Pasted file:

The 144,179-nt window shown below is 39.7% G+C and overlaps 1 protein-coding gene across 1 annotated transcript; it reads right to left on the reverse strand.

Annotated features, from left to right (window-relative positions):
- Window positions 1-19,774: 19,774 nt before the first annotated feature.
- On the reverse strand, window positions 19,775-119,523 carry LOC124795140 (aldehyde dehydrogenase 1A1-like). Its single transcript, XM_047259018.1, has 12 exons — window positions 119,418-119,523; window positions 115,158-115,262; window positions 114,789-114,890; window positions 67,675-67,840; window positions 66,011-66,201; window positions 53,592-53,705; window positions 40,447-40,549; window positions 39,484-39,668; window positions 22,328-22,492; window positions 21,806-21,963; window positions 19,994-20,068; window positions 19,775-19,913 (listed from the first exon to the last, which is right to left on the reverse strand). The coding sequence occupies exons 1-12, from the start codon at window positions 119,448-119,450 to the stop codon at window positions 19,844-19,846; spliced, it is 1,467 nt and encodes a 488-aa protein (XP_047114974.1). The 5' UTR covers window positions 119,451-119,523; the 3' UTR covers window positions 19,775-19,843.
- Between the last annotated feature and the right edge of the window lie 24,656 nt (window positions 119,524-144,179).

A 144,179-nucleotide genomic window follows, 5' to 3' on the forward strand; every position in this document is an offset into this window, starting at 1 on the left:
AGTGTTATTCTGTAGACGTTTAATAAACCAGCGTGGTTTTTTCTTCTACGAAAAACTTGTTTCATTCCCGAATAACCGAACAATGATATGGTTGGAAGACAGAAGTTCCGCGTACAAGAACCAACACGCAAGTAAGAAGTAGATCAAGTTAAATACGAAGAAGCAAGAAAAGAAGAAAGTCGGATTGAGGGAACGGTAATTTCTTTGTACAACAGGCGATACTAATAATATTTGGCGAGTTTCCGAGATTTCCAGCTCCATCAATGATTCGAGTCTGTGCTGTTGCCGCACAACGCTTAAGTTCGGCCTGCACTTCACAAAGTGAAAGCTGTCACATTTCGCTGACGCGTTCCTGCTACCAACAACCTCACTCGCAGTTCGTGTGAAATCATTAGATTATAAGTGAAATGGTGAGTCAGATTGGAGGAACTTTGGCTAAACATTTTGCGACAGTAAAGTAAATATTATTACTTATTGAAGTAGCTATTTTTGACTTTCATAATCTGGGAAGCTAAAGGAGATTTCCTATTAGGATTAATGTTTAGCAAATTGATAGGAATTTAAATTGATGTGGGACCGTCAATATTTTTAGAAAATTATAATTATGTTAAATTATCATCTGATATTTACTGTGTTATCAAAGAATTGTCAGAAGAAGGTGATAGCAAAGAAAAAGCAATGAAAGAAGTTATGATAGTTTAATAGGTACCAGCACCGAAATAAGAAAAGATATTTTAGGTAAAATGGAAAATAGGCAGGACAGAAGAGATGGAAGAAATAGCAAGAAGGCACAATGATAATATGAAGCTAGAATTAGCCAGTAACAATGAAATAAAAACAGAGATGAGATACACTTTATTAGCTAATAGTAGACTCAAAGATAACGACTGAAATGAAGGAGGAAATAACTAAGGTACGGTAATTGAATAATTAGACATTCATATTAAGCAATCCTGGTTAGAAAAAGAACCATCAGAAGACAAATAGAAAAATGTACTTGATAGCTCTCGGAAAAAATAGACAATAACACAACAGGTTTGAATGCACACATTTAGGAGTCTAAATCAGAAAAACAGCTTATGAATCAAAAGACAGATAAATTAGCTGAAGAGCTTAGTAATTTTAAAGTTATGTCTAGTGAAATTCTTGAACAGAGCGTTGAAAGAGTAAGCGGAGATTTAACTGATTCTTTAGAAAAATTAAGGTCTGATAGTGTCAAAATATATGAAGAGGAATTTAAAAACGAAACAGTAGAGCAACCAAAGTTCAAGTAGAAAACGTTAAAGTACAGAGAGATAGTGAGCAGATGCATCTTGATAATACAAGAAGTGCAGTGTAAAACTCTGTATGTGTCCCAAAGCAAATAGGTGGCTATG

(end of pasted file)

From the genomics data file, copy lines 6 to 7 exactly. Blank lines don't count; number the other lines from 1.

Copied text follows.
A 144,179-nucleotide genomic window follows, 5' to 3' on the forward strand; every position in this document is an offset into this window, starting at 1 on the left:
AGTGTTATTCTGTAGACGTTTAATAAACCAGCGTGGTTTTTTCTTCTACGAAAAACTTGTTTCATTCCCGAATAACCGAACAATGATATGGTTGGAAGACAGAAGTTCCGCGTACAAGAACCAACACGCAAGTAAGAAGTAGATCAAGTTAAATACGAAGAAGCAAGAAAAGAAGAAAGTCGGATTGAGGGAACGGTAATTTCTTTGTACAACAGGCGATACTAATAATATTTGGCGAGTTTCCGAGATTTCCAGCTCCATCAATGATTCGAGTCTGTGCTGTTGCCGCACAACGCTTAAGTTCGGCCTGCACTTCACAAAGTGAAAGCTGTCACATTTCGCTGACGCGTTCCTGCTACCAACAACCTCACTCGCAGTTCGTGTGAAATCATTAGATTATAAGTGAAATGGTGAGTCAGATTGGAGGAACTTTGGCTAAACATTTTGCGACAGTAAAGTAAATATTATTACTTATTGAAGTAGCTATTTTTGACTTTCATAATCTGGGAAGCTAAAGGAGATTTCCTATTAGGATTAATGTTTAGCAAATTGATAGGAATTTAAATTGATGTGGGACCGTCAATATTTTTAGAAAATTATAATTATGTTAAATTATCATCTGATATTTACTGTGTTATCAAAGAATTGTCAGAAGAAGGTGATAGCAAAGAAAAAGCAATGAAAGAAGTTATGATAGTTTAATAGGTACCAGCACCGAAATAAGAAAAGATATTTTAGGTAAAATGGAAAATAGGCAGGACAGAAGAGATGGAAGAAATAGCAAGAAGGCACAATGATAATATGAAGCTAGAATTAGCCAGTAACAATGAAATAAAAACAGAGATGAGATACACTTTATTAGCTAATAGTAGACTCAAAGATAACGACTGAAATGAAGGAGGAAATAACTAAGGTACGGTAATTGAATAATTAGACATTCATATTAAGCAATCCTGGTTAGAAAAAGAACCATCAGAAGACAAATAGAAAAATGTACTTGATAGCTCTCGGAAAAAATAGACAATAACACAACAGGTTTGAATGCACACATTTAGGAGTCTAAATCAGAAAAACAGCTTATGAATCAAAAGACAGATAAATTAGCTGAAGAGCTTAGTAATTTTAAAGTTATGTCTAGTGAAATTCTTGAACAGAGCGTTGAAAGAGTAAGCGGAGATTTAACTGATTCTTTAGAAAAATTAAGGTCTGATAGTGTCAAAATATATGAAGAGGAATTTAAAAACGAAACAGTAGAGCAACCAAAGTTCAAGTAGAAAACGTTAAAGTACAGAGAGATAGTGAGCAGATGCATCTTGATAATACAAGAAGTGCAGTGTAAAACTCTGTATGTGTCCCAAAGCAAATAGGTGGCTATG